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Anonymous asked: Thank you for that answer :) I had no idea there was actually a term to refer to what I was wondering about. So in the case of Amanda Berry who was held captive for 10 years and was impregnated, why are there only charges of rape and kidnapping being brought against her alleged captor? Her captor told her he would kill her if her baby did not survive, which sounds exactly like reproductive coercion to me.
TW: Rape, Assault, Torture
In that case, they weren’t in a domestic relationship, in the traditional sense. Reproductive coercion happens in a relationship that is originally consensual (but then through abuse could arguably be considered not but leaving it becomes too much of an obstacle due to control by the abuser and the subsequent alienation of the victim).
So, unfortunately, in that case he’s been charged with rape only. But he is going to have more charges brought up against him, such as murder and assault, for all of the things he did to those young women. Not all of the charges appear to have been filed yet.
2 Thessalonians 3:10: “For even when we were with you, we gave you this command: Anyone unwilling to work should not eat.”
You know, I’m a lapsed Catholic and now consider myself an atheist, but one of my favorite Bible verses comes to mind from Proverbs:
The righteous care about justice for the poor, but the wicked have no concern.
This guy wants to cut food stamp funding. This bible verse also comes to mind:
Whoever oppresses a poor man insults his maker, but he who is generous to the needy honors him.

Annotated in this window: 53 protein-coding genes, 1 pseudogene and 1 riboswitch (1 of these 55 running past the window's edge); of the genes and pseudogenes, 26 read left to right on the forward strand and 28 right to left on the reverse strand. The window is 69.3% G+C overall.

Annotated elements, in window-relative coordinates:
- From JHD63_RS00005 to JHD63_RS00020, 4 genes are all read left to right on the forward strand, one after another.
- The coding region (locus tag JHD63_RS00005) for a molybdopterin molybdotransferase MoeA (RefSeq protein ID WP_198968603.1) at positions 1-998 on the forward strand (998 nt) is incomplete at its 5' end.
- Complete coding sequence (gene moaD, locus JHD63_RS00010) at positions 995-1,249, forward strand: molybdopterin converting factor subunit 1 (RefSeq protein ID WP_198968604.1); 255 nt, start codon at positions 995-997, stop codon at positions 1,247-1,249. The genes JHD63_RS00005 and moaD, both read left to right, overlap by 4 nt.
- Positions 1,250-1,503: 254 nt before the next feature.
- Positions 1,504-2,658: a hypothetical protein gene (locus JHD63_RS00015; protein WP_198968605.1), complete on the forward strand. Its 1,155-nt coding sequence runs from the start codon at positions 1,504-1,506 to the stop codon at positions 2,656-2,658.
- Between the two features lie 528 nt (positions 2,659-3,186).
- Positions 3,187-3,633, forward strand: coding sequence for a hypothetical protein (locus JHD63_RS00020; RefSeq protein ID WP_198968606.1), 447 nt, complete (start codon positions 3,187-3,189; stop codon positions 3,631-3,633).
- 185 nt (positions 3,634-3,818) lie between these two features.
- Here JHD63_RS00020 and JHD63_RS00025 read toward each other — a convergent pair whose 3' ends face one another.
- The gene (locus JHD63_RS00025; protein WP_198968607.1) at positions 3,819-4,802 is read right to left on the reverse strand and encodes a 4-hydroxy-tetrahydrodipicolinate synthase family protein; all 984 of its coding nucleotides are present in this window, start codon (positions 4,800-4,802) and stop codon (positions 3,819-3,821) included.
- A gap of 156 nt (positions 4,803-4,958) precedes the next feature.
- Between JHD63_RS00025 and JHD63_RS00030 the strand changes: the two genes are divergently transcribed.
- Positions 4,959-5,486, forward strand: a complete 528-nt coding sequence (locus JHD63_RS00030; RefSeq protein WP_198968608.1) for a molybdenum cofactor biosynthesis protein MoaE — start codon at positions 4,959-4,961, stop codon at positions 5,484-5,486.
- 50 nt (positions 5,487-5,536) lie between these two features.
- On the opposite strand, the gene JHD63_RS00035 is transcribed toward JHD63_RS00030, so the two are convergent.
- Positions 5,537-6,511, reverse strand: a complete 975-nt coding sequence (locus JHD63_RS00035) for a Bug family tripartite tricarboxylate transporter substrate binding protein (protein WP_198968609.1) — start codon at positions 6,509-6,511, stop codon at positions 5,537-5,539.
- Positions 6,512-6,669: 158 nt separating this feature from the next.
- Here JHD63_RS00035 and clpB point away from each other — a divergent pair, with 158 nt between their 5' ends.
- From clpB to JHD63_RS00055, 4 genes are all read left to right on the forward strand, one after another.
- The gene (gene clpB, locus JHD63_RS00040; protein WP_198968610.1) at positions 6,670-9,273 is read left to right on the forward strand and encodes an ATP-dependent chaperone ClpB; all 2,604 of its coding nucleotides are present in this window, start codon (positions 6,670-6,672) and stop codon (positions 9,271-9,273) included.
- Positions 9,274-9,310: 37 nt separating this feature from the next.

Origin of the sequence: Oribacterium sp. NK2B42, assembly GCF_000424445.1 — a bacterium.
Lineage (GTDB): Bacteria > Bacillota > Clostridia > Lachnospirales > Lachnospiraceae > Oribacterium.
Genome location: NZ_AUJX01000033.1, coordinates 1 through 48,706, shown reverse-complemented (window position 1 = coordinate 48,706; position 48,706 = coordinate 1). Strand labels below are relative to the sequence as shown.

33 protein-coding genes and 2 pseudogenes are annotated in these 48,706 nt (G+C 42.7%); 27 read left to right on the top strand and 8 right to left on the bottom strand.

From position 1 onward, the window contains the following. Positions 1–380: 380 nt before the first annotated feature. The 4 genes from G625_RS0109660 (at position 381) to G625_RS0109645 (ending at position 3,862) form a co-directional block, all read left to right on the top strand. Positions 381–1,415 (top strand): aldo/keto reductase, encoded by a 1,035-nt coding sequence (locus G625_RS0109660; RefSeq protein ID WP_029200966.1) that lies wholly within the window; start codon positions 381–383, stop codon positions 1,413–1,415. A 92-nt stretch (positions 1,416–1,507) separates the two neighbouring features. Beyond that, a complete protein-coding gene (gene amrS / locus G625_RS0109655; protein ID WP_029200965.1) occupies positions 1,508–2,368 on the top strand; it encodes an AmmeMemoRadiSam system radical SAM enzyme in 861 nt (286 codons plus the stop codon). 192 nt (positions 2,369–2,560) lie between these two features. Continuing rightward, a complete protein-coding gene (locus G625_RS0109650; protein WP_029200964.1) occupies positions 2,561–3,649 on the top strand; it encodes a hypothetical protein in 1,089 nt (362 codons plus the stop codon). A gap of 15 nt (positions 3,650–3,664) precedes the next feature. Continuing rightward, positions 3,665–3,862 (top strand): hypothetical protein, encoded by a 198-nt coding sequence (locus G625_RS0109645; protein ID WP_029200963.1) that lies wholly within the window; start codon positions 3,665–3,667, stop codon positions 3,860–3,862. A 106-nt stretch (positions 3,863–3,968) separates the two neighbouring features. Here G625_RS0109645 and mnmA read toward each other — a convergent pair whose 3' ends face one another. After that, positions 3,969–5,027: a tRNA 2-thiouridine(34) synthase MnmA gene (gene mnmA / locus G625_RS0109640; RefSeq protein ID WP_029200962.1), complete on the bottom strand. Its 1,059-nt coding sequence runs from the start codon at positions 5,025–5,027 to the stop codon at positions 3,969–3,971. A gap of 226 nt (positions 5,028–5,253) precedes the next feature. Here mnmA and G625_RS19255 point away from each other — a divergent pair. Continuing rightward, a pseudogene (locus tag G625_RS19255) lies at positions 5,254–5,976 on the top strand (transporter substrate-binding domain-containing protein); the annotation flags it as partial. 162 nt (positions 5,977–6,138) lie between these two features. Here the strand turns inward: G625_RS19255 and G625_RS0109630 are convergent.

Anonymous asked: Why isn't there a law that specifically states it is illegal to impregnate a woman against her will? I understand that illegally impregnating a woman would be implicitly covered under rape laws. However, to force a woman to carry and bear she did not even want is a completely separate crime in itself. Why isn't there more discussion about this topic, especially in states where abortion is illegal.
TW: Domestic Violence, Rape
What you’re describing is considered reproductive coercion. It is considered a type of domestic violence and, in my opinion, people could and should be charged with the same crime as physically hitting a partner. I don’t see it any differently than assault or rape (especially since a lot of times the person conceives after being raped by their partner).
But, I think there is discussion about this, it’s just something that has only recently been realized. Not to say this hasn’t existed for a long ass time, it has, but according to this article, it happens at a much higher rate than originally thought. Because of this, domestic violence shelters have become more aware of it and so have physicians. Ob/gyns who see patients they suspect of being victims of domestic violence have started asking questions about reproductive coercion, now, and offering ways to combat it.
For example, if a patient comes in to see their doctor and they are being prevented from taking their birth control, the doctor will talk with them about their situation and if they are not ready to leave it, the doctor can give them a birth control method that is undetectable by their partner, like the shot or an implant or something.
When Strangers Click, a 2011 documentary about online dating.
It reminds me of that famous Margaret Atwood quote: “Men are afraid that women will laugh at them. Women are afraid that men will kill them.” It also reminds me of something written by one of the mods of Sex Worker Problems: “Misandry irritates. Misogyny kills.”
I mean, it’s just true.
“Misandry irritates. Misogyny kills.”
That’s it. That’s it right there.